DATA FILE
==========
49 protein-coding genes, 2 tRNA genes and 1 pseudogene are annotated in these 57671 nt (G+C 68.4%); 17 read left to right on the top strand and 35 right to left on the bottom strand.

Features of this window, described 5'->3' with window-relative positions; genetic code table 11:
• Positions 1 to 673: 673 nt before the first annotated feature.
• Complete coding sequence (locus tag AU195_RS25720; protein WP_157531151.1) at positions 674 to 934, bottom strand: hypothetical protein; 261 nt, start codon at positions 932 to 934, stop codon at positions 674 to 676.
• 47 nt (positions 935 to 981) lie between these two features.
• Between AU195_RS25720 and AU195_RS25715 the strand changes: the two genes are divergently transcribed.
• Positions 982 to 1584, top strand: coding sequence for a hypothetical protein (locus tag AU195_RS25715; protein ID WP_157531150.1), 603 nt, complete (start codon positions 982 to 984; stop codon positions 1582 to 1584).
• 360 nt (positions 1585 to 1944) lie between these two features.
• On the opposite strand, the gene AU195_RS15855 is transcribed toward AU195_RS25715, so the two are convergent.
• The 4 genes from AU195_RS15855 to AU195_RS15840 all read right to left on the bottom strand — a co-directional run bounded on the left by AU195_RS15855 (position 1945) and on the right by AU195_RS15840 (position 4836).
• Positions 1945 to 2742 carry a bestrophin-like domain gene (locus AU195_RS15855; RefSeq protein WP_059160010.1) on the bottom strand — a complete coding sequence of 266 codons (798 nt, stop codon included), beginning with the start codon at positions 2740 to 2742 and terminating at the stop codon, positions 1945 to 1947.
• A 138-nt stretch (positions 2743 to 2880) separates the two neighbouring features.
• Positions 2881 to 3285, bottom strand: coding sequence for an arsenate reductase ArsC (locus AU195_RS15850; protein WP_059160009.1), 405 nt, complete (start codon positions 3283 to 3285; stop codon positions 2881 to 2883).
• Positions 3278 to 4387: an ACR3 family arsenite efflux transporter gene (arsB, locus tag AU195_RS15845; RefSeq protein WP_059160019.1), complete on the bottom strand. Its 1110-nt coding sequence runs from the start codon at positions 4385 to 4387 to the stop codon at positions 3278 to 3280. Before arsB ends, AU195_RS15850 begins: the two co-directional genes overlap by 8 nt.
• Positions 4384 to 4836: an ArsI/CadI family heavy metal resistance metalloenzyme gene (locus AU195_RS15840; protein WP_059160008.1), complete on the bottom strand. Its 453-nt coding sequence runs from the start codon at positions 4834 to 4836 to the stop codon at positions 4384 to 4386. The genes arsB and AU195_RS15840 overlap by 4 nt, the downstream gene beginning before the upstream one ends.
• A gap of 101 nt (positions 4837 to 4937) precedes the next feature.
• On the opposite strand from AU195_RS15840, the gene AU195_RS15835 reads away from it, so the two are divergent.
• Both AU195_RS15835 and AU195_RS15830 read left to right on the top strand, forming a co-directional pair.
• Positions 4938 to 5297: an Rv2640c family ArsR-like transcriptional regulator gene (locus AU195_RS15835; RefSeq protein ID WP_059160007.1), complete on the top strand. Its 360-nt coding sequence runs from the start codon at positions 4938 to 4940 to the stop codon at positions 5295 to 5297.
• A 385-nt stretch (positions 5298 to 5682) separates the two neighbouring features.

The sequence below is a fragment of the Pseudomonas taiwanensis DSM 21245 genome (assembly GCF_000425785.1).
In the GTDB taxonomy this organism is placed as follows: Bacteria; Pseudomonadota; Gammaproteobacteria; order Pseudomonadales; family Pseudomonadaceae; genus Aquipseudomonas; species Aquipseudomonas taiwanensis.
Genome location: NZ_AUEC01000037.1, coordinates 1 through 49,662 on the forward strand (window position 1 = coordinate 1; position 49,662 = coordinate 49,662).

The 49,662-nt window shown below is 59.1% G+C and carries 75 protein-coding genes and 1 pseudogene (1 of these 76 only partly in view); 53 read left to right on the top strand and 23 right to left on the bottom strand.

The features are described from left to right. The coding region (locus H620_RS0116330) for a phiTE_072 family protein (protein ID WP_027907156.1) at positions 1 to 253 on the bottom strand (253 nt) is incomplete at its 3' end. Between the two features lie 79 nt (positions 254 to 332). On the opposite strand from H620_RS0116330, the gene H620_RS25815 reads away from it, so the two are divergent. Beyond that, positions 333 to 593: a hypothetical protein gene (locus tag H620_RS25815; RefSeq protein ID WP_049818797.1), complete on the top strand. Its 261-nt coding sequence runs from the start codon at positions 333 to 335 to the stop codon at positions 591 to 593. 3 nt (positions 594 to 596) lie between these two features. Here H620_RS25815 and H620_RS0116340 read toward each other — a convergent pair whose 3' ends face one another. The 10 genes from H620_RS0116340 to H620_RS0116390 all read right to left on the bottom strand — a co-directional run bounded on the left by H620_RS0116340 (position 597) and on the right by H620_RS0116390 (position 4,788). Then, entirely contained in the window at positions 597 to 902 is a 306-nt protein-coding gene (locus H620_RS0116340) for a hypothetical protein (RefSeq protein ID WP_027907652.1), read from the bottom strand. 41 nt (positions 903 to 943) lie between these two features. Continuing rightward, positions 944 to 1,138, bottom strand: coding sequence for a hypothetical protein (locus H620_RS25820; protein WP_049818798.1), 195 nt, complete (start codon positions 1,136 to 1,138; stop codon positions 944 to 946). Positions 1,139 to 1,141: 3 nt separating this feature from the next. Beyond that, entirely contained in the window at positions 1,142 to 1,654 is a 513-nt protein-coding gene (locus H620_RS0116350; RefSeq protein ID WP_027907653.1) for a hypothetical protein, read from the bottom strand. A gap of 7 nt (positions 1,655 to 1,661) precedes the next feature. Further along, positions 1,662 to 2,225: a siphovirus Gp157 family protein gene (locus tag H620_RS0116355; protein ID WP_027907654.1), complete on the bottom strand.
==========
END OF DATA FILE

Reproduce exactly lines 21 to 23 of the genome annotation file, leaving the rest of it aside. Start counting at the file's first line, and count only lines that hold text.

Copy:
The sequence below is a fragment of the Pseudomonas taiwanensis DSM 21245 genome (assembly GCF_000425785.1).
In the GTDB taxonomy this organism is placed as follows: Bacteria; Pseudomonadota; Gammaproteobacteria; order Pseudomonadales; family Pseudomonadaceae; genus Aquipseudomonas; species Aquipseudomonas taiwanensis.
Genome location: NZ_AUEC01000037.1, coordinates 1 through 49,662 on the forward strand (window position 1 = coordinate 1; position 49,662 = coordinate 49,662).